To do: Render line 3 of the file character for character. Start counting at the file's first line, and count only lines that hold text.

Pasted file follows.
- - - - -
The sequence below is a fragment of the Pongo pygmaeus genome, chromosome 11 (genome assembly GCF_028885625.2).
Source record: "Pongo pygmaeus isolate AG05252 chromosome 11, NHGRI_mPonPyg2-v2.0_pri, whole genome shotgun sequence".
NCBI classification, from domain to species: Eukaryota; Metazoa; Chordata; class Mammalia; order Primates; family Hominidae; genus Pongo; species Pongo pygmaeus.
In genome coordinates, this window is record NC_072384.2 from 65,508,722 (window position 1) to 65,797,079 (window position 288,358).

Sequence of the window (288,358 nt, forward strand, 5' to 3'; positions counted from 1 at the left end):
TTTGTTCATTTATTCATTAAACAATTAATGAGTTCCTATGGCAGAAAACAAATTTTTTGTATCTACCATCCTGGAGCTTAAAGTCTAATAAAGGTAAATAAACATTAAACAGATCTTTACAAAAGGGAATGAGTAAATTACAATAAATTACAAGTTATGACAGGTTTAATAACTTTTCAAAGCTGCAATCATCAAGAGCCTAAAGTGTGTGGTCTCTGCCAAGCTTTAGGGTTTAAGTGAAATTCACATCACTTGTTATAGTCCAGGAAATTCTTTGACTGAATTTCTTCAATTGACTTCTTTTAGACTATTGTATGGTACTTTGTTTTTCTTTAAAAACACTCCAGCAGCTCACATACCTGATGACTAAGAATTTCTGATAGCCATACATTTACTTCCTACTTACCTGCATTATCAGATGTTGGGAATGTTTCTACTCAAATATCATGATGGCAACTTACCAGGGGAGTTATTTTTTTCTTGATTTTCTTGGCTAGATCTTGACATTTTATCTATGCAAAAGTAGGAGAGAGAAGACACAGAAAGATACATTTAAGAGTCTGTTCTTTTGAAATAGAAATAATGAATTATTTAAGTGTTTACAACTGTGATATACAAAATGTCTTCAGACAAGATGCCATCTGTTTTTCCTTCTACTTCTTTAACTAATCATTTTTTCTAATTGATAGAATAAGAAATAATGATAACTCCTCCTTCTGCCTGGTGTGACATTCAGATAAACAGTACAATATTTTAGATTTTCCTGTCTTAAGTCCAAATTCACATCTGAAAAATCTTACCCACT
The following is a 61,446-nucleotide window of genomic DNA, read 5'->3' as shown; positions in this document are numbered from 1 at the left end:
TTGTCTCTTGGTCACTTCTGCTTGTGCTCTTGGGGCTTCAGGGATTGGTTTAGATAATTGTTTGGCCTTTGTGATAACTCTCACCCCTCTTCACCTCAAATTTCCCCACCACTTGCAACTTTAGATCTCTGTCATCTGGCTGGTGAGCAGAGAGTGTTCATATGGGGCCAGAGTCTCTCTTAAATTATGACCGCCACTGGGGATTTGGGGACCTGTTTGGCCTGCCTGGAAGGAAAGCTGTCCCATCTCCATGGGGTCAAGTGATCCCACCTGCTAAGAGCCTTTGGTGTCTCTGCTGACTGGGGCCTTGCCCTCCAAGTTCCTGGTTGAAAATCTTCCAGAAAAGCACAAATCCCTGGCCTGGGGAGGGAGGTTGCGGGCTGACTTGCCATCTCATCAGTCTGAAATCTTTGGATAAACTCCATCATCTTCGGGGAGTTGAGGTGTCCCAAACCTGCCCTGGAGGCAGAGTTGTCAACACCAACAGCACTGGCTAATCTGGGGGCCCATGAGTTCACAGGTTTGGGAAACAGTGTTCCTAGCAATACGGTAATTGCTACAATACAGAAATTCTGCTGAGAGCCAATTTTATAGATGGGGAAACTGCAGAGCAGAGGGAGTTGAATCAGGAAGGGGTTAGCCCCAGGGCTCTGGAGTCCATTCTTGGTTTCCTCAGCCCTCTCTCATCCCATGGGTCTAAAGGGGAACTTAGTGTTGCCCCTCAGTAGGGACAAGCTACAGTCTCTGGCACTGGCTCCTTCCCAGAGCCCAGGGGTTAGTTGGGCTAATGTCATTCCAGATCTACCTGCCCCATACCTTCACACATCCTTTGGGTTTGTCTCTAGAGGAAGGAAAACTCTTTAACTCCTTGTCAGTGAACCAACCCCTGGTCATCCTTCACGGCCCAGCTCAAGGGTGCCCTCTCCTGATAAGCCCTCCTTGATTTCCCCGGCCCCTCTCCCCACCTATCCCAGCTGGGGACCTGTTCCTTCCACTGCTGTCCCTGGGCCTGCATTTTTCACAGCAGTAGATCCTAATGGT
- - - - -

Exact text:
NCBI classification, from domain to species: Eukaryota; Metazoa; Chordata; class Mammalia; order Primates; family Hominidae; genus Pongo; species Pongo pygmaeus.